May 15, 2012
You know that E&O safety net that you think you paid for?
For the purpose of proposing a settlement of rule violations alleged by the Financial Industry Regulatory Authority ("FINRA"), without admitting or denying the findings, prior to a regulatory hearing, and without an adjudication of any issue, Ann Gay Phelps submitted a Letter of Acceptance, Waiver and Consent ("AWC"), which FINRA accepted.In the Matter of Ann Gay Phelps, Respondent (AWC 2010023780201, May 11, 2012).
Phelps entered the securities industry with PaineWebber in 1983 and joined Omnivest, Inc. in 1988. She held registrations as a General Securities Representative, General Securities Principal, and an Introducing Broker/Dealer Financial Operations Principal. During the times relevant to this AWC, Phelps owned half of Omnivest and was the firm's operating partner, Chief Compliance Officer, and FINOP.
In late August 2009, Phelps sent a letter to the Omnivest's registered representatives informing them that each representative was required to pay $1,389 to the firm for the purchase of an Errors & Omissions ("E&O") insurance policy. Shortly thereafter, Phelps began deducting $1,389 from their commission accounts or by obtaining checks from them made payable to Omnivest. During the relevant period of August 2009 through March 2010, Phelps purportedly collected $33,336 from twenty-four Omnivest representatives at Omnivest for payment of the E&O policy premium. The collected funds were deposited into Omnivest's operating account (over which Phelps had control) and commingled with other Omnivest funds.
The AWC alleges that Phelps used the representatives' purported premium payments for both Omnivest and personal expenses. Among the alleged misuses of the E&O earmarked funds were to pay Phelps and her husband, and to pay the couple's personal credit card accounts.
The AWC alleges that in furtherance of her scheme, Phelps sent false and misleading letters to three registered representatives in response to their requests for proof of individual E&O coverage, which they needed in connection with their selling arrangements with certain insurance carriers. Although no such coverage existed, two of those letters dated October 12, 2009, and one dated March 18, 2010, stated:
[Registered Representative] carries E&O through the broker/dealer OmniVest, Inc. The policy is currently pending and we are awaiting the declarations page. [Registered Representative] has in fact paid for the coverage in full with the broker/dealer. Should you have any questions, please feel free to call me at any time.
Contrary to Phelps' representations, Omnivest's prior E&O policy had been in force from August 2008 through May 2009, when the carrier cancelled the policy as a result of Phelps's failure to pay the required premiums. As of August 2009 when Phelps notified the registered representatives of the E&O premium payments and implemented a system to collect those fees, no such policy was in effect.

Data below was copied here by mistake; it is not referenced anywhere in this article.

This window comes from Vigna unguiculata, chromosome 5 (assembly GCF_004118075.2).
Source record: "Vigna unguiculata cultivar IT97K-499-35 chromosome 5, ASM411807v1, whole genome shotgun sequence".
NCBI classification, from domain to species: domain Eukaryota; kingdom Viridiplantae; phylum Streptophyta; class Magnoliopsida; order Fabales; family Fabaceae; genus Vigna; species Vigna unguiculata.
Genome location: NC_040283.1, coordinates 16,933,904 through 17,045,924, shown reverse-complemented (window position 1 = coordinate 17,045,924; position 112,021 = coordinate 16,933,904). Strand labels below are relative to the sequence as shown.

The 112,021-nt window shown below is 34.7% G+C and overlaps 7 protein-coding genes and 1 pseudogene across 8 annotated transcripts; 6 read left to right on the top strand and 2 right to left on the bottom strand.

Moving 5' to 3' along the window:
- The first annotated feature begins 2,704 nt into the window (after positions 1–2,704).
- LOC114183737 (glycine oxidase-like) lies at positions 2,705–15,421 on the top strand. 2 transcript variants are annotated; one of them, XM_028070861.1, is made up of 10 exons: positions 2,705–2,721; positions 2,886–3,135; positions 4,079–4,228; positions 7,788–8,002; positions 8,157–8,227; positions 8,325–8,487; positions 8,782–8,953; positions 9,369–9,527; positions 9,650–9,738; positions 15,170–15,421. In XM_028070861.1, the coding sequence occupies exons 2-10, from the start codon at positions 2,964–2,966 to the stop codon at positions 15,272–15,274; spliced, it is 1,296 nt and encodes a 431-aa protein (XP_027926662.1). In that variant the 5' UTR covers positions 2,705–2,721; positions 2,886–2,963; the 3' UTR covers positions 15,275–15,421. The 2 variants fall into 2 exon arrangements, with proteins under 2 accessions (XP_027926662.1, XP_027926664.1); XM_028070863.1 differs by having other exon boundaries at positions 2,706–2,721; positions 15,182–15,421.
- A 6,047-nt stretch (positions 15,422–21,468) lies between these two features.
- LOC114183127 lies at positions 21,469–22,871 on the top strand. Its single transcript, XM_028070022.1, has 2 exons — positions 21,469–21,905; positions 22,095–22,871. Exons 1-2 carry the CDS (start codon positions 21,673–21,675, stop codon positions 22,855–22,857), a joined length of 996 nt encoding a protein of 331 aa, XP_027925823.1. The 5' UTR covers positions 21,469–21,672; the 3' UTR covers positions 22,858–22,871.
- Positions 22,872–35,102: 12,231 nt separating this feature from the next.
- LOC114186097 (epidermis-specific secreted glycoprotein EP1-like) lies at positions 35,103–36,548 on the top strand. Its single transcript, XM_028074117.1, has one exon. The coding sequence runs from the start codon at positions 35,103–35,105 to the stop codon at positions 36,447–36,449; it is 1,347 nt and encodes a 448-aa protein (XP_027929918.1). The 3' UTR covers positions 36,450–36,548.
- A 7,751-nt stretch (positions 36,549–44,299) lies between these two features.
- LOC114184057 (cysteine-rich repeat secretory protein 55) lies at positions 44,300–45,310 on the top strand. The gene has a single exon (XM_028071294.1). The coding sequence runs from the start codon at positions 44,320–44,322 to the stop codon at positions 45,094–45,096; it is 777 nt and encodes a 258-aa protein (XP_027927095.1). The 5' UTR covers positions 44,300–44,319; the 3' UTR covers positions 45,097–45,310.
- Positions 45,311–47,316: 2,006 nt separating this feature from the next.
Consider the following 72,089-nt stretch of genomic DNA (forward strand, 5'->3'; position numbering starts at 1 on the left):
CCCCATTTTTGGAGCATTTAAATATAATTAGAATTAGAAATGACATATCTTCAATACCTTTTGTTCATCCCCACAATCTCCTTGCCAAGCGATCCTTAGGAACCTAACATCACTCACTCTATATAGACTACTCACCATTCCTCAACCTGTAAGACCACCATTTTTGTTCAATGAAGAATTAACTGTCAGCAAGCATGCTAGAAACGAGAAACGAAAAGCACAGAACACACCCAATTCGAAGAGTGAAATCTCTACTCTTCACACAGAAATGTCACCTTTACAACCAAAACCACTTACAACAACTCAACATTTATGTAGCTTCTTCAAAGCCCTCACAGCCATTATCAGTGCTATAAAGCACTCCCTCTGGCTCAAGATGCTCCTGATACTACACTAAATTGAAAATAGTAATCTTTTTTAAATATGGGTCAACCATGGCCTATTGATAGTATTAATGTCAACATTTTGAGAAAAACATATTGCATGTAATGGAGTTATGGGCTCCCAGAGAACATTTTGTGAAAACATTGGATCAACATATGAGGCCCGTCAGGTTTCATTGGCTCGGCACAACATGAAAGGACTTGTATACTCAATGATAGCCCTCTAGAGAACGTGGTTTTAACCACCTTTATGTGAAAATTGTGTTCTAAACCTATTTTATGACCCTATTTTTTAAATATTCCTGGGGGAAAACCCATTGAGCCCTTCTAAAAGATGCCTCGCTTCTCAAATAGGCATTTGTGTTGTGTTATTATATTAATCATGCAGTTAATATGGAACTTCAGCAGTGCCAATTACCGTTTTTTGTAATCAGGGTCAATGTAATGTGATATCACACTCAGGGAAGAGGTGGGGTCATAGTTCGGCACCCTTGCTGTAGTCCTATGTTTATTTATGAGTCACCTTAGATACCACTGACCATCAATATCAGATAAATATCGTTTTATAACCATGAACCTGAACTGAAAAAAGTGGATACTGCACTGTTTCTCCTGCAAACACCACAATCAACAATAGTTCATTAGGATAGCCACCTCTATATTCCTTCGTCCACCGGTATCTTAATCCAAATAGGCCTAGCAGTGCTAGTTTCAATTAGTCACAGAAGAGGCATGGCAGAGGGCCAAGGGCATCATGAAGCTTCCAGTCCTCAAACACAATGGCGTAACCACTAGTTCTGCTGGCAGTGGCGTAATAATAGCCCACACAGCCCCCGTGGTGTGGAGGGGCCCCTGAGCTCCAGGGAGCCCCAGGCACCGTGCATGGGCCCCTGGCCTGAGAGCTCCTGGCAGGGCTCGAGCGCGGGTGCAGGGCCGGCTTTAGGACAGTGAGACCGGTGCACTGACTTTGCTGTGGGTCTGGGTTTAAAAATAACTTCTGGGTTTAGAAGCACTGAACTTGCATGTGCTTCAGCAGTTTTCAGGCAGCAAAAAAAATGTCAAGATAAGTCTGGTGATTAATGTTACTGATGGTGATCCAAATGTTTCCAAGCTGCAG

In accordance with the AWC, FINRA imposed upon Phelps a bar from association with any FINRA member in any capacity.
Bill Singer's Comment
Marsh U.S. Consumer, a service of Seabury & Smith, Inc., FINRA's insurance program administrator, is a third-party provider of insurance products, and the company provides the following explanation on its website:
Without adequate Errors & Omissions Liability Insurance, your firm and its representatives could be at risk from the following:
Capital Depletion - Securities firms are required by the SEC to maintain a minimum net capital requirement position as outlined in SEC Rule 15C3-3. A successful client suit, if substantial, could impair the firm's ability to comply with the rule and thus maintain its operation.
Personal Assets - Registered representatives of securities firms are often not entitled to indemnification from the firm, and in many instances are required to make the firm whole for losses incurred by their actions. Having E&O insurance protects your representatives, provides a unified defense and preserves the working relationships between the registered representatives and the firm's management.
Defense Cost Expenses - Legal costs associated with a defense in litigation and/or arbitration can be substantial. Large amounts of time and money can be spent on claims no matter what their outcome.
E&O Liability Insurance can protect your firm against financial loss from the following claims:
Failing to supervise a registered representative.
Recommending an unsuitable or misrepresenting investments.
Breach of Fiduciary Duty.
Giving insufficient notification on a margin call.
Violating a client agreement.
Failing to inform regarding the impact of the tax laws on a recommended security.
Trade Error/Cost of Corrections
REITs, LPs, PPs
How does E&O insurance differ from Fidelity Bond coverage?
E&O Insurance provides protection for the insured with certain limitations for mistakes and unintentional acts or violations of regulatory statutes - (such as suitability or Fiduciary standards) whereas Fidelity Bonds provide coverage to the insured from criminal activity such as theft of customer funds, or forgery by an employee or Registered Representative.
How could Errors & Omissions Liability Insurance protect my firm?
Errors & Omissions Liability Insurance can provide important supplemental coverage to your general liability policy, and can help protect your firm's assets from the costs associated with lawsuits alleging errors or omissions on the part of your firm or its registered representatives. E&O coverage includes legal defense costs for covered professional services. E&O Liability Insurance will also pay for customer settlements for covered claims against your firm, including court costs, up to the coverage limits on your policy.